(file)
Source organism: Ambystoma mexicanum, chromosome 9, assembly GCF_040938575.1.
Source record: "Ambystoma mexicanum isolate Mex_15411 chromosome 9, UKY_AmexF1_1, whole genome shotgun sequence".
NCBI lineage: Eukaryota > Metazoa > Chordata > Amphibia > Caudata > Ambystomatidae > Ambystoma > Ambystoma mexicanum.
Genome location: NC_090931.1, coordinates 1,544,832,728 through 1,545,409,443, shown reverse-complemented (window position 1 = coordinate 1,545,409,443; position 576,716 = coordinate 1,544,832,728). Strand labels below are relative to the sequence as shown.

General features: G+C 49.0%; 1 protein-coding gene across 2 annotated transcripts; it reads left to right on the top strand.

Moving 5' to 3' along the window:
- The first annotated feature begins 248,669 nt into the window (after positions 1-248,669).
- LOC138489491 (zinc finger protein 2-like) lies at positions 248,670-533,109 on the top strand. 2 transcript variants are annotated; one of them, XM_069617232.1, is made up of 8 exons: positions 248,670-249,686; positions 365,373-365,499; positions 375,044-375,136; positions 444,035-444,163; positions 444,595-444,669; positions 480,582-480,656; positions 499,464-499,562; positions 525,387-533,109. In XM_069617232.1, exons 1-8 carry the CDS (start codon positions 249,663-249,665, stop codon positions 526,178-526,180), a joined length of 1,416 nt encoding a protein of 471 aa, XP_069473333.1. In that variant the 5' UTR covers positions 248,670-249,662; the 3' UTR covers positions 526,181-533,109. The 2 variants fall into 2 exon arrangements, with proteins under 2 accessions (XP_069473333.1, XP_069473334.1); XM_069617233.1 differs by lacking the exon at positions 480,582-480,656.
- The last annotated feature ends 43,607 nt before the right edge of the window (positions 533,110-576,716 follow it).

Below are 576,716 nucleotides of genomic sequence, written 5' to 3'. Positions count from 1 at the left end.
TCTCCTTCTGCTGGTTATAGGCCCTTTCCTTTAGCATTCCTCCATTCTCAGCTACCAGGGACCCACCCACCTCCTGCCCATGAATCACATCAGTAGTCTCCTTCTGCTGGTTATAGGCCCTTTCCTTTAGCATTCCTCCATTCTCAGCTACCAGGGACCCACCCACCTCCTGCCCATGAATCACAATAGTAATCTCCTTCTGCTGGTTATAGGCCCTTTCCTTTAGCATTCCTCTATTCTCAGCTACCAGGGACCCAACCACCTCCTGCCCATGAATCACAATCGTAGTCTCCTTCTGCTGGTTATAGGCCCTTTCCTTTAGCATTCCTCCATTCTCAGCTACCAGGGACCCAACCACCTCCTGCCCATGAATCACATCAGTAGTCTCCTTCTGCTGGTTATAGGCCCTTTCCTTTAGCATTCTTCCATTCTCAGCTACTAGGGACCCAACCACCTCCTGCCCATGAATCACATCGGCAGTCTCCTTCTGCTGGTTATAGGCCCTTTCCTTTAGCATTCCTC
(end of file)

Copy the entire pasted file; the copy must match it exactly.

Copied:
Source organism: Ambystoma mexicanum, chromosome 9, assembly GCF_040938575.1.
Source record: "Ambystoma mexicanum isolate Mex_15411 chromosome 9, UKY_AmexF1_1, whole genome shotgun sequence".
NCBI lineage: Eukaryota > Metazoa > Chordata > Amphibia > Caudata > Ambystomatidae > Ambystoma > Ambystoma mexicanum.
Genome location: NC_090931.1, coordinates 1,544,832,728 through 1,545,409,443, shown reverse-complemented (window position 1 = coordinate 1,545,409,443; position 576,716 = coordinate 1,544,832,728). Strand labels below are relative to the sequence as shown.

General features: G+C 49.0%; 1 protein-coding gene across 2 annotated transcripts; it reads left to right on the top strand.

Moving 5' to 3' along the window:
- The first annotated feature begins 248,669 nt into the window (after positions 1-248,669).
- LOC138489491 (zinc finger protein 2-like) lies at positions 248,670-533,109 on the top strand. 2 transcript variants are annotated; one of them, XM_069617232.1, is made up of 8 exons: positions 248,670-249,686; positions 365,373-365,499; positions 375,044-375,136; positions 444,035-444,163; positions 444,595-444,669; positions 480,582-480,656; positions 499,464-499,562; positions 525,387-533,109. In XM_069617232.1, exons 1-8 carry the CDS (start codon positions 249,663-249,665, stop codon positions 526,178-526,180), a joined length of 1,416 nt encoding a protein of 471 aa, XP_069473333.1. In that variant the 5' UTR covers positions 248,670-249,662; the 3' UTR covers positions 526,181-533,109. The 2 variants fall into 2 exon arrangements, with proteins under 2 accessions (XP_069473333.1, XP_069473334.1); XM_069617233.1 differs by lacking the exon at positions 480,582-480,656.
- The last annotated feature ends 43,607 nt before the right edge of the window (positions 533,110-576,716 follow it).

Below are 576,716 nucleotides of genomic sequence, written 5' to 3'. Positions count from 1 at the left end.
TCTCCTTCTGCTGGTTATAGGCCCTTTCCTTTAGCATTCCTCCATTCTCAGCTACCAGGGACCCACCCACCTCCTGCCCATGAATCACATCAGTAGTCTCCTTCTGCTGGTTATAGGCCCTTTCCTTTAGCATTCCTCCATTCTCAGCTACCAGGGACCCACCCACCTCCTGCCCATGAATCACAATAGTAATCTCCTTCTGCTGGTTATAGGCCCTTTCCTTTAGCATTCCTCTATTCTCAGCTACCAGGGACCCAACCACCTCCTGCCCATGAATCACAATCGTAGTCTCCTTCTGCTGGTTATAGGCCCTTTCCTTTAGCATTCCTCCATTCTCAGCTACCAGGGACCCAACCACCTCCTGCCCATGAATCACATCAGTAGTCTCCTTCTGCTGGTTATAGGCCCTTTCCTTTAGCATTCTTCCATTCTCAGCTACTAGGGACCCAACCACCTCCTGCCCATGAATCACATCGGCAGTCTCCTTCTGCTGGTTATAGGCCCTTTCCTTTAGCATTCCTC